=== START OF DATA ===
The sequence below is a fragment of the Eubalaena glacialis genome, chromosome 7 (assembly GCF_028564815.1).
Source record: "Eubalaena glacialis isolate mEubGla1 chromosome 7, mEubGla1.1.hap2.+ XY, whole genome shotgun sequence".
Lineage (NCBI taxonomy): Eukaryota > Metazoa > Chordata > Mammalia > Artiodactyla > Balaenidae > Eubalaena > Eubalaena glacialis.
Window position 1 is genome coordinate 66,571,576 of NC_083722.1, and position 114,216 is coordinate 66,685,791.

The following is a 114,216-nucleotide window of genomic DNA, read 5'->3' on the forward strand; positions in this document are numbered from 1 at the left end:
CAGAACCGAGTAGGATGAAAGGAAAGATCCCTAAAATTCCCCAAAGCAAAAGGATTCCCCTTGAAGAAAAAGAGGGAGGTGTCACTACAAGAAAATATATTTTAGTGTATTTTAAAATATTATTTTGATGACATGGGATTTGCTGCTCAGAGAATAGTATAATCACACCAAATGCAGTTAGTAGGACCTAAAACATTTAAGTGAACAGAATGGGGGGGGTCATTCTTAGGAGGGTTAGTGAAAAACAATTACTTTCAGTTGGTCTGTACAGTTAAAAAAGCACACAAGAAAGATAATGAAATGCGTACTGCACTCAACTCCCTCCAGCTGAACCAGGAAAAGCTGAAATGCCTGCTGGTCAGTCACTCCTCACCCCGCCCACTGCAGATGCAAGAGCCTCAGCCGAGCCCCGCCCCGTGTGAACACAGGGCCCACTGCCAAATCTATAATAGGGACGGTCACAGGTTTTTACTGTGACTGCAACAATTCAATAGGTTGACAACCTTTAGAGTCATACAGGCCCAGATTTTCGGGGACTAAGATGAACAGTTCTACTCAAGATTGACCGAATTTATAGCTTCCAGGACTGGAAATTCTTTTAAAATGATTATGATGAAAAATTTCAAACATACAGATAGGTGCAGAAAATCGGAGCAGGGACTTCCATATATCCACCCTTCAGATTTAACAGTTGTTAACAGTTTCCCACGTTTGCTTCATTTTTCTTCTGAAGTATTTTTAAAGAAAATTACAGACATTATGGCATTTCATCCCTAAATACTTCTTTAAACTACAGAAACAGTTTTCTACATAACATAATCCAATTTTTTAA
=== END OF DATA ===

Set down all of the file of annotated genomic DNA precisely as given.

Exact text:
The sequence below is a fragment of the Eubalaena glacialis genome, chromosome 7 (assembly GCF_028564815.1).
Source record: "Eubalaena glacialis isolate mEubGla1 chromosome 7, mEubGla1.1.hap2.+ XY, whole genome shotgun sequence".
Lineage (NCBI taxonomy): Eukaryota > Metazoa > Chordata > Mammalia > Artiodactyla > Balaenidae > Eubalaena > Eubalaena glacialis.
Window position 1 is genome coordinate 66,571,576 of NC_083722.1, and position 114,216 is coordinate 66,685,791.

The following is a 114,216-nucleotide window of genomic DNA, read 5'->3' on the forward strand; positions in this document are numbered from 1 at the left end:
CAGAACCGAGTAGGATGAAAGGAAAGATCCCTAAAATTCCCCAAAGCAAAAGGATTCCCCTTGAAGAAAAAGAGGGAGGTGTCACTACAAGAAAATATATTTTAGTGTATTTTAAAATATTATTTTGATGACATGGGATTTGCTGCTCAGAGAATAGTATAATCACACCAAATGCAGTTAGTAGGACCTAAAACATTTAAGTGAACAGAATGGGGGGGGTCATTCTTAGGAGGGTTAGTGAAAAACAATTACTTTCAGTTGGTCTGTACAGTTAAAAAAGCACACAAGAAAGATAATGAAATGCGTACTGCACTCAACTCCCTCCAGCTGAACCAGGAAAAGCTGAAATGCCTGCTGGTCAGTCACTCCTCACCCCGCCCACTGCAGATGCAAGAGCCTCAGCCGAGCCCCGCCCCGTGTGAACACAGGGCCCACTGCCAAATCTATAATAGGGACGGTCACAGGTTTTTACTGTGACTGCAACAATTCAATAGGTTGACAACCTTTAGAGTCATACAGGCCCAGATTTTCGGGGACTAAGATGAACAGTTCTACTCAAGATTGACCGAATTTATAGCTTCCAGGACTGGAAATTCTTTTAAAATGATTATGATGAAAAATTTCAAACATACAGATAGGTGCAGAAAATCGGAGCAGGGACTTCCATATATCCACCCTTCAGATTTAACAGTTGTTAACAGTTTCCCACGTTTGCTTCATTTTTCTTCTGAAGTATTTTTAAAGAAAATTACAGACATTATGGCATTTCATCCCTAAATACTTCTTTAAACTACAGAAACAGTTTTCTACATAACATAATCCAATTTTTTAA